I’m Finding Myself Getting Mad Lately…
Although I have been generally getting calmer with age, I’ve found myself getting mad lately— mad at design professionals who will NOT do what they should do to build a reputation for themselves and the lasting business that goes along with that.
I’m talking about short-term thinking. That’s a quality I’ve never admired in people— especially those who own businesses— and super-especially in people who ought to know better.
These short-term thinking architects, engineers, and scientists seem to have an inability to learn from their own mistakes and those of others. They just keep doing the same things over and over. Then, when their businesses turn to crap after they’ve lost their best clients and employees, they blame it on everyone other than themselves.
Typical of the behavior of these people is that they don’t pay their bills. They use the money owed to their subconsultants and vendors to finance their operations, something that is sure to get tongues wagging and others to fear doing business with them.
They also typically pride themselves in being tough negotiators. They buy everything as cheap as they can and brag about how they beat up all suppliers and subconsultants to get the lowest price. Then they expect extra services and super treatment even though they don’t work at their end to merit it.
These same people also cut costs on the very things that affect the quality of the services their firms provide. Labor is a good example. They won’t pay what they should pay for the best talent and, as a result, their ranks are filled with “C”-grade employees whose attitudes are sure to shine through. Clients always get mistreated in the end and reputations suffer.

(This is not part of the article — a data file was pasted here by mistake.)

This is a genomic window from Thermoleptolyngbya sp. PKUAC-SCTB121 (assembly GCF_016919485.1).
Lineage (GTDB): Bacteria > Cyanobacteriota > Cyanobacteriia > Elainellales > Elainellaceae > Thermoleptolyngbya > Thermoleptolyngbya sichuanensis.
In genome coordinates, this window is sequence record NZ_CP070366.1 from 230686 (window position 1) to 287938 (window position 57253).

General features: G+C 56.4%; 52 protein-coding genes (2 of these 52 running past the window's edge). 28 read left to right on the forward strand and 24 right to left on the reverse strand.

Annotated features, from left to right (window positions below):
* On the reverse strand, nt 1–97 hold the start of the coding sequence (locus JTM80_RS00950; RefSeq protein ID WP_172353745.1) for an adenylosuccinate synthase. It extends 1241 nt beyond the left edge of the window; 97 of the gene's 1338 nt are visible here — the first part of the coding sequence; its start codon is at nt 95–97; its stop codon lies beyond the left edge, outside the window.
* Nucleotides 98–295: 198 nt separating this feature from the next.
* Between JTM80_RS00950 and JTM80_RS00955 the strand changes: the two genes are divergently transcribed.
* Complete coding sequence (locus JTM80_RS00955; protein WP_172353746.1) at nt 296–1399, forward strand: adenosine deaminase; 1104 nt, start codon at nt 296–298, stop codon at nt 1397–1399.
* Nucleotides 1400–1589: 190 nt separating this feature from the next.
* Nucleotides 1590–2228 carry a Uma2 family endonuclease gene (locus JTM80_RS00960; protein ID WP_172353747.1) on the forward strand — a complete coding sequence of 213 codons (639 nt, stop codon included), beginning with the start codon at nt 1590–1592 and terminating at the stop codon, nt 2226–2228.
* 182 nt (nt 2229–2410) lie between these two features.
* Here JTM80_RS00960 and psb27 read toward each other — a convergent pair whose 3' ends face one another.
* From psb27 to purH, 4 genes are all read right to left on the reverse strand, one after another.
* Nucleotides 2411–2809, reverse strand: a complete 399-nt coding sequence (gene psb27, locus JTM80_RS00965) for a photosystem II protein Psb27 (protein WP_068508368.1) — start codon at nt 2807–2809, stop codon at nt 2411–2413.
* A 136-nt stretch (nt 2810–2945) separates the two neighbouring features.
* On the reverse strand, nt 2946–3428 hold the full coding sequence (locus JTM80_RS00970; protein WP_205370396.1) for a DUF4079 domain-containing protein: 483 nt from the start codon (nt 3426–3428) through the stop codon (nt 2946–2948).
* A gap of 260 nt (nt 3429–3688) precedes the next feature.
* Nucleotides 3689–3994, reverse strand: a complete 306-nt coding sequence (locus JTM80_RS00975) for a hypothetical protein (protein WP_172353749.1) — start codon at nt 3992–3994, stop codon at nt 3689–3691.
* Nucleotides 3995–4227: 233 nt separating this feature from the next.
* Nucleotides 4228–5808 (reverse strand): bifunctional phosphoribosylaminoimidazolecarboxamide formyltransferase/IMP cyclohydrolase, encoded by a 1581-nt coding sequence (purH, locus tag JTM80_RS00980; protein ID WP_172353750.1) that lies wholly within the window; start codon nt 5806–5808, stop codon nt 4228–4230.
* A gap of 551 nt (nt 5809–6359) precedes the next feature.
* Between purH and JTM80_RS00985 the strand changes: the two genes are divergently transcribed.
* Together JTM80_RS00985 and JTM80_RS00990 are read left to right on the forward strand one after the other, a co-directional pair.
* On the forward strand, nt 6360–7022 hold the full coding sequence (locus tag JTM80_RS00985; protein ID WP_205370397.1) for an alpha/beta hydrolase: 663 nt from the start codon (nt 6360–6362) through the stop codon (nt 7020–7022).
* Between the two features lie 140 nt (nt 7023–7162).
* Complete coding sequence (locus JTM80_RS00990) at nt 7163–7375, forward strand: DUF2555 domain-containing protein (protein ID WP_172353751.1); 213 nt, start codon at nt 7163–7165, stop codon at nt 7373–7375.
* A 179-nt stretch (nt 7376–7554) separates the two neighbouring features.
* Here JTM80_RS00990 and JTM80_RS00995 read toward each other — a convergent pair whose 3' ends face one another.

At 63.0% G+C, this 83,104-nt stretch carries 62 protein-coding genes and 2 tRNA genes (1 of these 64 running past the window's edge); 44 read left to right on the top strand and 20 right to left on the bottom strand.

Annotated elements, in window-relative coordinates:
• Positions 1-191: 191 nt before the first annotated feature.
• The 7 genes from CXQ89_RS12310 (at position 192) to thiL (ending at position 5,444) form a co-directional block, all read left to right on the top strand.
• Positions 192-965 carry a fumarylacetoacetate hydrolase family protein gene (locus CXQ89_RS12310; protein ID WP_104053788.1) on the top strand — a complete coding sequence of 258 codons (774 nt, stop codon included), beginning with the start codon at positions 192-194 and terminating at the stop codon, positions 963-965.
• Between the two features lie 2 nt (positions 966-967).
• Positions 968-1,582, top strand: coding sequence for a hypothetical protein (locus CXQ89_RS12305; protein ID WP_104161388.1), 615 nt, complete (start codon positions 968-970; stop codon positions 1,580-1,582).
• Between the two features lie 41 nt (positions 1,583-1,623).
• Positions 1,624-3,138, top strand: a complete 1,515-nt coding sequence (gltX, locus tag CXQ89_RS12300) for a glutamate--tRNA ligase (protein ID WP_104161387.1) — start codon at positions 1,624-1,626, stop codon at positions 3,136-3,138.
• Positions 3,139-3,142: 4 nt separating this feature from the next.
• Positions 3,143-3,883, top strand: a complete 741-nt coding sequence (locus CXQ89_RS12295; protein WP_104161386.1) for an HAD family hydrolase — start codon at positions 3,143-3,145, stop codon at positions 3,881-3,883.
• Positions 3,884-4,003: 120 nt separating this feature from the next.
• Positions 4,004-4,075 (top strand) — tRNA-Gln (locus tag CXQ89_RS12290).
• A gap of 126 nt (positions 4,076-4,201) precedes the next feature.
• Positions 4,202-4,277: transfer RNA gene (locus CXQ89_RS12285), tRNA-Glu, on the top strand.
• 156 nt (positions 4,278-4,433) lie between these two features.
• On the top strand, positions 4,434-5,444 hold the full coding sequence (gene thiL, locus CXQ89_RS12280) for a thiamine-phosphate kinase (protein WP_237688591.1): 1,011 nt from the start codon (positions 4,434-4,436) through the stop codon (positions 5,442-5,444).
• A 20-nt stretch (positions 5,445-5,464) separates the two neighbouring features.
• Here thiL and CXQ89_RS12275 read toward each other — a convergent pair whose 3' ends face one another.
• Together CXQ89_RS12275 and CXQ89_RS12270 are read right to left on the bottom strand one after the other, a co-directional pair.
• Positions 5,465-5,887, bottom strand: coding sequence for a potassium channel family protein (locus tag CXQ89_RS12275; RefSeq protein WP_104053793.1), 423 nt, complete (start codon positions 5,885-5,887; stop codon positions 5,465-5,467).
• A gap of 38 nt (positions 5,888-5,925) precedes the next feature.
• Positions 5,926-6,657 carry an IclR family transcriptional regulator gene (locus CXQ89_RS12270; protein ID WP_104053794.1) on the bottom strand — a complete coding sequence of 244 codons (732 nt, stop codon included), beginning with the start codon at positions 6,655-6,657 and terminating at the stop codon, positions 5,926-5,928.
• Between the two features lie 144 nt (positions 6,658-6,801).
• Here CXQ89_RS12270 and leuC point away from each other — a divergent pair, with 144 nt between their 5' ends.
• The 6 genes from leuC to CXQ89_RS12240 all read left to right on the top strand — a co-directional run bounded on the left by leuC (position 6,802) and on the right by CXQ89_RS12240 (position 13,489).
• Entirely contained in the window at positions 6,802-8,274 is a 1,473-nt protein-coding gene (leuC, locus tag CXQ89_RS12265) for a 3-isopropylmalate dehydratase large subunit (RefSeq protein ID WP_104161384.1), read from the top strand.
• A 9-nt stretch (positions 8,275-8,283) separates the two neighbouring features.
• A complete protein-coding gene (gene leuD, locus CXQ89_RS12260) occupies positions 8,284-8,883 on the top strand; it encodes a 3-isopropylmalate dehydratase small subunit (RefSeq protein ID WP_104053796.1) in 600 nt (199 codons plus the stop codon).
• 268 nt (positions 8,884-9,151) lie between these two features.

Marketing, too, is a cost to be minimized in these companies. Brand-building marketing activities are virtually non-existent, and instead, a “feast-or-famine” business development strategy (or lack of strategy) is employed. This makes it really hard on the company and especially hard to replace a good client who leaves for greener pastures. There is no sustainable marketing effort that they can imagine actually using in their firms.
These firms generally have short-term thinking principals with a bad attitude toward their employees. The owners act like unaccountable gods who will tell you (if you ask them) that everyone in the firm is replaceable.
I learned as a consultant to this industry that when I was unfortunate enough to get a client who thought like this that there was little I was going to be able to do to help them. Even if they had some design or planning or scientific talent, they didn’t “get it” when it comes right down to it. When I tried to help them, they always came on with the idea that their firms were different. Many are out of business now.
No one can escape the actions of their past. Short-term thinking is not rewarded in the long haul. Conversely, a good reputation will carry you, even when you may not deserve that treatment at the time. If you’ve been behaving badly, it’s never too late to change. Don’t make me mad— make me proud!
Originally published 10/08/2007